Daily Current Affairs - February 01, 2020 (The Hindu, PIB, Fact Pedia)

February 01, 2020 - Find all the important news articles and editorials from The Hindu, PIB, Fact Pedia on our Daily Current Affairs Feed.

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The Hindu – Hyderabad Edition 

  1. CEA sees growth rebounding to 6%
  • Where does it fall under UPSC Syllabus?
  • Prelims: Economic development
  • Mains: GS3: Economy
  • Synopsis:
  • The Economic Survey 2019-20 was released by the Chief Economic Advisor (CEA) Krishnamurthy Subramanian.
  • It forecasted the GDP growth for 2021 will be at 6.0-6.5%
  • It said a sharp decline in fixed investment due to slow growth of real consumption reduced the economic growth.

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  1. GDP growth revised downwards for 2018-­19
  • Where does it fall under UPSC Syllabus?
  • Prelims: Economic development
  • Mains: GS3: Economy
  • Synopsis:
  • The National Statistical Office (NSO) released the First Revised Estimates of National Income, Consumption Expenditure, Saving and Capital Formation for the financial year 2018-19.
  • Gross Domestic Product:
  • Nominal GDP: 189.71 lakh crore (11% growth)
  • Real GDP: 139.81 lakh crore (6.1% growth)
  • Nominal net national income: 167.89 lakh crore (10.8% growth)
  • Gross National Disposable Income: 192.63 lakh crore (11.2% growth)
  • Savings: 57.13 lakh (household is the highest contributor)
  • Gross Capital Formation: 61.09 lakh crore
  • Per Capita Net National Income at current prices: Rs. 1, 26,521 in 2018-19
  • Consumption Expenditure:
  • Private: 112.54 lakh crore
  • Government: 21.04 lakh crore

 

  1. A chance to chart China-like export trajectory
  • Essence of the article: Adopting successful international methods can be a good path for creating jobs and reducing unemployment in India.
  • Where does it fall under UPSC Syllabus?
  • Prelims: Economic development
  • Mains: GS3: Economy
  • Synopsis:
  • Economic Survey suggested India to adopt a Chinese strategy for creating 4 crore well-paid jobs by 2025 and 8 crore jobs by 2030.
  • It said the integration of “assemble in India for the world” with government's “Make in India” initiative can help in achieving this.
  • Expected Outcomes by doing so:
  • 4 crore well-paid jobs by 2025 and 8 crore jobs by 2030
  • Rise in export market share to about 3.5 % by 2025 and 6 % by 2030 and
  • One quarter increase in value added products required for making India a $5 trillion economy by 2025.
  • Assemble in India for the World:
  • Chinese model to create jobs
  • Strategy of the model:
  • Specialization at large scale in labor-intensive sectors especially network products
  • Focus on enabling assembling operations at mammoth scale in network products
  • Export primarily to markets in rich countries
  • Trade policy must be an enabler

 

  1. Bigger banks needed for $5 trillion economy
  • Essence of the article: If not addressed, the Public Sector Banks in India can never be part of $5 trillion economy success story.
  • Where does it fall under UPSC Syllabus?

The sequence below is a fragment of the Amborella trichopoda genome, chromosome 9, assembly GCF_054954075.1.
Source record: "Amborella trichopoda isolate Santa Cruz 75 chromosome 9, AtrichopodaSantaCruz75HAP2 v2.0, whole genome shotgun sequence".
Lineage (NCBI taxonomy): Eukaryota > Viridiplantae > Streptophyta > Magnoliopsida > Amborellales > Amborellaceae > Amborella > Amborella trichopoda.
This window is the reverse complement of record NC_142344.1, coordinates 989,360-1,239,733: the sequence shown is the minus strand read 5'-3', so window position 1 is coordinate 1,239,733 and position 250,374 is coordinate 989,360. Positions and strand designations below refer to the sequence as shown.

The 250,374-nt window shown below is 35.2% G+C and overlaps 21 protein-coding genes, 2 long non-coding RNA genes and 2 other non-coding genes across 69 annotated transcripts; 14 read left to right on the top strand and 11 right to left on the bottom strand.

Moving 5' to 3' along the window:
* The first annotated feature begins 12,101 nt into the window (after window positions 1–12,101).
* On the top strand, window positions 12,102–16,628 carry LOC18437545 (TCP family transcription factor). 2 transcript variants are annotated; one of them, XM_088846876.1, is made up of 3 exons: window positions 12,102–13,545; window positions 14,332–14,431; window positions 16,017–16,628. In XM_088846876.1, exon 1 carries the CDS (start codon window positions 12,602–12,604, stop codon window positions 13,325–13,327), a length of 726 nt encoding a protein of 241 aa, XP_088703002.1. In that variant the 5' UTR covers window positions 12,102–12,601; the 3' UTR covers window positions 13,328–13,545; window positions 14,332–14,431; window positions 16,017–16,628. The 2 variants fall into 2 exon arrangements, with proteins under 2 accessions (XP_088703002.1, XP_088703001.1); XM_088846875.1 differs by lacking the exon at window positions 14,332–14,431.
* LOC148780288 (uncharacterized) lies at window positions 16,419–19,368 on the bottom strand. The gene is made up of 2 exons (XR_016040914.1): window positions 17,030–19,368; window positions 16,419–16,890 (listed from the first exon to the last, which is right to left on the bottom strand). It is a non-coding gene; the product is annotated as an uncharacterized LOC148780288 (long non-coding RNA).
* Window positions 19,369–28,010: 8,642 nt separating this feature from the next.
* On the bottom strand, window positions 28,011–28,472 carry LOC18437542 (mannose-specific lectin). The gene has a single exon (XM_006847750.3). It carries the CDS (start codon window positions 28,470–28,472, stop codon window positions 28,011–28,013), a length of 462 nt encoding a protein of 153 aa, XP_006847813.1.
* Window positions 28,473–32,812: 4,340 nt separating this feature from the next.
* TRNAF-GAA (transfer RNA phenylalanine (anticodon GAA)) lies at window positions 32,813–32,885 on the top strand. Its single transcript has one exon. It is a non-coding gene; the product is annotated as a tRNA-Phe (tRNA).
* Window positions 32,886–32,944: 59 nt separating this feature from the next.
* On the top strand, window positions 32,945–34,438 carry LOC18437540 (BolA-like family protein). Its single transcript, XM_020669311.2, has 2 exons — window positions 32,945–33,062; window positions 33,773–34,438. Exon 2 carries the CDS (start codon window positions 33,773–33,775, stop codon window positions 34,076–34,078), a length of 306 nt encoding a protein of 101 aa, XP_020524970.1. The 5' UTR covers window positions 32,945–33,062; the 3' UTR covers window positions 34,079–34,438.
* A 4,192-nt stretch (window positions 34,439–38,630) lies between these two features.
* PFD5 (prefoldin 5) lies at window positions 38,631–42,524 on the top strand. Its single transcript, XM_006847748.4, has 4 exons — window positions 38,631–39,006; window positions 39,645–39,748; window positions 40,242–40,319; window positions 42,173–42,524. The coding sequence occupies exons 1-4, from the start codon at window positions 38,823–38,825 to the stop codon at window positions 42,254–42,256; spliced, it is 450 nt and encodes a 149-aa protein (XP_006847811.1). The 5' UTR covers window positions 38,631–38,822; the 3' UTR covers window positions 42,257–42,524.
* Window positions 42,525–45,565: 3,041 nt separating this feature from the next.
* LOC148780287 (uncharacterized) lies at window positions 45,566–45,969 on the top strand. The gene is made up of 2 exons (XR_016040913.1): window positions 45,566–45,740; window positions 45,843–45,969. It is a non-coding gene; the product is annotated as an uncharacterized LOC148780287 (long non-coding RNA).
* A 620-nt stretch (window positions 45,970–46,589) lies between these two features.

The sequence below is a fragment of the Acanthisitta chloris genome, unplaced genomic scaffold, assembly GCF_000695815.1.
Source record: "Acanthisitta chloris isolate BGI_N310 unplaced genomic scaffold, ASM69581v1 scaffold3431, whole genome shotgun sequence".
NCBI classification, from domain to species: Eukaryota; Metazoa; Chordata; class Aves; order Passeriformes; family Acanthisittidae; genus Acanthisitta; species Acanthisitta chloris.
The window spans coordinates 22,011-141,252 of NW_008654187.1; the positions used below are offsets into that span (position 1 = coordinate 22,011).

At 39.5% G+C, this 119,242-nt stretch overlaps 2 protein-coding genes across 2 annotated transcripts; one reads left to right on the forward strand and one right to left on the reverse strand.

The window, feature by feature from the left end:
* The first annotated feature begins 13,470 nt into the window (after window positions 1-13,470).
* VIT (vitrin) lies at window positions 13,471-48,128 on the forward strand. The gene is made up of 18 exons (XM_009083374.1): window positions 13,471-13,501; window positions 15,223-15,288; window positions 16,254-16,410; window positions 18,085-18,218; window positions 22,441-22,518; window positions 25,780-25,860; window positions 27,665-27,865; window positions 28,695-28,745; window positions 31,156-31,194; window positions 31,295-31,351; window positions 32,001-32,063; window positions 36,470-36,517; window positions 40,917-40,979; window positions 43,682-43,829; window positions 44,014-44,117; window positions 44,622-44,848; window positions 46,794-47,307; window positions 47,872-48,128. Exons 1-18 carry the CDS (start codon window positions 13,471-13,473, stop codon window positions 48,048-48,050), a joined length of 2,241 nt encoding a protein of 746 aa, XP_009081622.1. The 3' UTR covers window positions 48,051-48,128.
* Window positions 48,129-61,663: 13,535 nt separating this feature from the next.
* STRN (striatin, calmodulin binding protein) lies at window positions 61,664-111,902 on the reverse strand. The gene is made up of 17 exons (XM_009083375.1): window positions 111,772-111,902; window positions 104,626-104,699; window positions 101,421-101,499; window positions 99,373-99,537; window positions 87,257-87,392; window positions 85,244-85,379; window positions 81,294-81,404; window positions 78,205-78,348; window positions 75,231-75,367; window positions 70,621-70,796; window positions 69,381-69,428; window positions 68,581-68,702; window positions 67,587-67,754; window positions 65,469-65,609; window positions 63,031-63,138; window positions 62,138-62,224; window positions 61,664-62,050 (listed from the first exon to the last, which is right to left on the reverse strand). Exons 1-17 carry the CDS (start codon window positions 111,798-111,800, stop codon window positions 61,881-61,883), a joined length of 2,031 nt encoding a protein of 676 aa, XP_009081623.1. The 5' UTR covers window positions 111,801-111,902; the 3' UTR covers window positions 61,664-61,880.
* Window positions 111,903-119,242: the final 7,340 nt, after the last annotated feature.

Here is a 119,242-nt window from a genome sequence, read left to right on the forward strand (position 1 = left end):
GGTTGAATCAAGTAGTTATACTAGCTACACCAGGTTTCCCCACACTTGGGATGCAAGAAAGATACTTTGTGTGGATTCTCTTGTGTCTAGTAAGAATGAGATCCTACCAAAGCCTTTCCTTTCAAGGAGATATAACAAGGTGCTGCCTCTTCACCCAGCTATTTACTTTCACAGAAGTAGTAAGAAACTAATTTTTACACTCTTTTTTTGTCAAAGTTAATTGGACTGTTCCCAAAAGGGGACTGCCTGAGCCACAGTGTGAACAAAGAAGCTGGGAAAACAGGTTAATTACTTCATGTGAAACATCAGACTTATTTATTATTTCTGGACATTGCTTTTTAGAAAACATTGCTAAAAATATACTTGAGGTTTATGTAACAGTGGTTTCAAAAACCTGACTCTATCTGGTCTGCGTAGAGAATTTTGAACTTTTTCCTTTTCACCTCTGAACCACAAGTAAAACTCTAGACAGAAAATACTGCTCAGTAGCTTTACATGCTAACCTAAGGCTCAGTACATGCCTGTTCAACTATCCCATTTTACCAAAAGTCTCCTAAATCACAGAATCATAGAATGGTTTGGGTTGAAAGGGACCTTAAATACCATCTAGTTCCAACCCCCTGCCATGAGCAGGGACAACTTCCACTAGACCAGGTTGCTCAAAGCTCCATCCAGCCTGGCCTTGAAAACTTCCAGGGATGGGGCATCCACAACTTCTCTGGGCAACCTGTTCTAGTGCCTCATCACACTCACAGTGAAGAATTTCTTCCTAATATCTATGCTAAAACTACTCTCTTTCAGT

• Prelims: Economic development
  • Mains: GS3: Economy
  • Synopsis:
  • Economic survey studied the status & problems being faced by public sector banks and recommended some solutions to address them.
  • Status of PSBs:
  • Since 1969, India’s Banking sector did not develop in proportion with the growth in the size of the economy.
  • India needs at least eight banks in the top 100 banks globally to become a $5 trillion economy.
  • Currently, only the State Bank of India with 55th rank is in the world’s top 100 banks.
  • Issues in PSBs:
  • PSBs are inefficient compared to their peer groups on every performance parameter.
  • In 2019, investment for every rupee in PSBs on average, led to the loss of 23 paise while in private banks it led to the gain of 9.6 paise.
  • Credit growth in PSBs has been much lower than Private Banks for the last several years.
  • PSBs enjoy less strategic and operating freedom as compared to private banks.
  • Public Sector Banks are away from taking risks in lending or in renegotiating bad debt due to fears of harassment under the veil of vigilance investigations.
  • Solutions to address issues in PSBs:
  • Adopt Employee Stock Ownership Plan (ESOP) for the Public Sector Banks (PSBs) employees.
  • Incentivize employees and align their interests with that of all shareholders of banks.
  • Create a Public Sector Banking Network (PSBN) that uses technology to screen and monitor borrowers comprehensively to prevent any build-up of bad loans in the future

 

  1. Stubble burning incidents come down
  • Where does it fall under UPSC Syllabus?
  • Prelims: Environment
  • Mains: GS 3: Agriculture & Environment
  • Synopsis:
  • As per the ES, stubble-burning incidents (61,332) in 2019 was the least in four years.
  • But it highlights agricultural residue burning as a “major concern”.
  • Stubble burning:
  • Practice of intentionally setting fire to residues that remains after the harvest of a crop.
  • It is usually done to clear the field quickly for the next season and to burn off weeds and other pests.
  • Government measures to reduce stubble burning:
  • “Zero-tolerance policy” adopted by Centre and states of Punjab, Haryana and Uttar Pradesh
  • Action Plan: Punjab gave 80% subsidy to cooperative societies for straw management machinery and at 50% subsidy to individual farmers.
  • Happy Seeder: It is a tractor-operated machine developed by the Punjab and Australia for in-situ management of paddy stubble (straw)
  • Advanced Air Quality Early Warning System: It uses data of stubble burning incidents from the past 15 years to predict the date and place of the next burning.
  • Recommendations by Economic Survey:
  • To promote Agriculture conservation with “low lignocellulosic” crop residues such as rice, wheat and maize.
  • Encouraging Crop residue-based briquettes (a block of compressed coal dust or peat used as fuel).
  • Encouraging Thermal power plants in the vicinity to undertake co-firing of crop residues with coal.

 

  1. Press Information Bureau (PIB)
  2. India Should Reduce Scope for Improvement in Time Taken in Enforcing Contracts Says Economic Survey
  • Which part of UPSC syllabus covers this:
  • Prelims: Economy
  • Mains: GS3: Economy
  • Synopsis:
  • In Ease of doing business rankings:
  • India’s rank: 63 (77 in 2018)
  • Improved by 14 places
  • Improved areas: dealing with construction permits, trading across borders and resolving insolvency.
  • Turnaround time of ships in India halved to 2.48 days in 2018-19 from 4.67 days in 2010-11.